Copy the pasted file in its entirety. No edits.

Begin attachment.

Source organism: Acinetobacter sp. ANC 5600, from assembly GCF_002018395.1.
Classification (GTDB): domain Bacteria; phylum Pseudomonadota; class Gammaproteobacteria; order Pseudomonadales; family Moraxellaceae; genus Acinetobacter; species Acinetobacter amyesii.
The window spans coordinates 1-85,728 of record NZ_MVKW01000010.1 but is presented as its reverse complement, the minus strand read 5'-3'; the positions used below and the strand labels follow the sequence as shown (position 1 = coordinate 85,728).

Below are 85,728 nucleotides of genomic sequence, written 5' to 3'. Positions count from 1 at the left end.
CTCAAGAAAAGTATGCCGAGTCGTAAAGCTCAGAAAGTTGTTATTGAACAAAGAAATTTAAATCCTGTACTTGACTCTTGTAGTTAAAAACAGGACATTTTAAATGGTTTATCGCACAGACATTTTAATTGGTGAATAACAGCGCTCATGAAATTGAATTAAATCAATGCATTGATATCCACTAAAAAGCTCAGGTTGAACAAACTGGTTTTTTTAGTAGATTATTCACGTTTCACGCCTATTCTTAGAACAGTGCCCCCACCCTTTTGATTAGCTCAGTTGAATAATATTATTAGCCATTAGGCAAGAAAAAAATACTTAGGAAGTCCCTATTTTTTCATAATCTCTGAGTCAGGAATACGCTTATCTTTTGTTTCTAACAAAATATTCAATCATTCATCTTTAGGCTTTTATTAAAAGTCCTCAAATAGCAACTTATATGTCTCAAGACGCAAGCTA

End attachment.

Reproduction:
Source organism: Acinetobacter sp. ANC 5600, from assembly GCF_002018395.1.
Classification (GTDB): domain Bacteria; phylum Pseudomonadota; class Gammaproteobacteria; order Pseudomonadales; family Moraxellaceae; genus Acinetobacter; species Acinetobacter amyesii.
The window spans coordinates 1-85,728 of record NZ_MVKW01000010.1 but is presented as its reverse complement, the minus strand read 5'-3'; the positions used below and the strand labels follow the sequence as shown (position 1 = coordinate 85,728).

Below are 85,728 nucleotides of genomic sequence, written 5' to 3'. Positions count from 1 at the left end.
CTCAAGAAAAGTATGCCGAGTCGTAAAGCTCAGAAAGTTGTTATTGAACAAAGAAATTTAAATCCTGTACTTGACTCTTGTAGTTAAAAACAGGACATTTTAAATGGTTTATCGCACAGACATTTTAATTGGTGAATAACAGCGCTCATGAAATTGAATTAAATCAATGCATTGATATCCACTAAAAAGCTCAGGTTGAACAAACTGGTTTTTTTAGTAGATTATTCACGTTTCACGCCTATTCTTAGAACAGTGCCCCCACCCTTTTGATTAGCTCAGTTGAATAATATTATTAGCCATTAGGCAAGAAAAAAATACTTAGGAAGTCCCTATTTTTTCATAATCTCTGAGTCAGGAATACGCTTATCTTTTGTTTCTAACAAAATATTCAATCATTCATCTTTAGGCTTTTATTAAAAGTCCTCAAATAGCAACTTATATGTCTCAAGACGCAAGCTA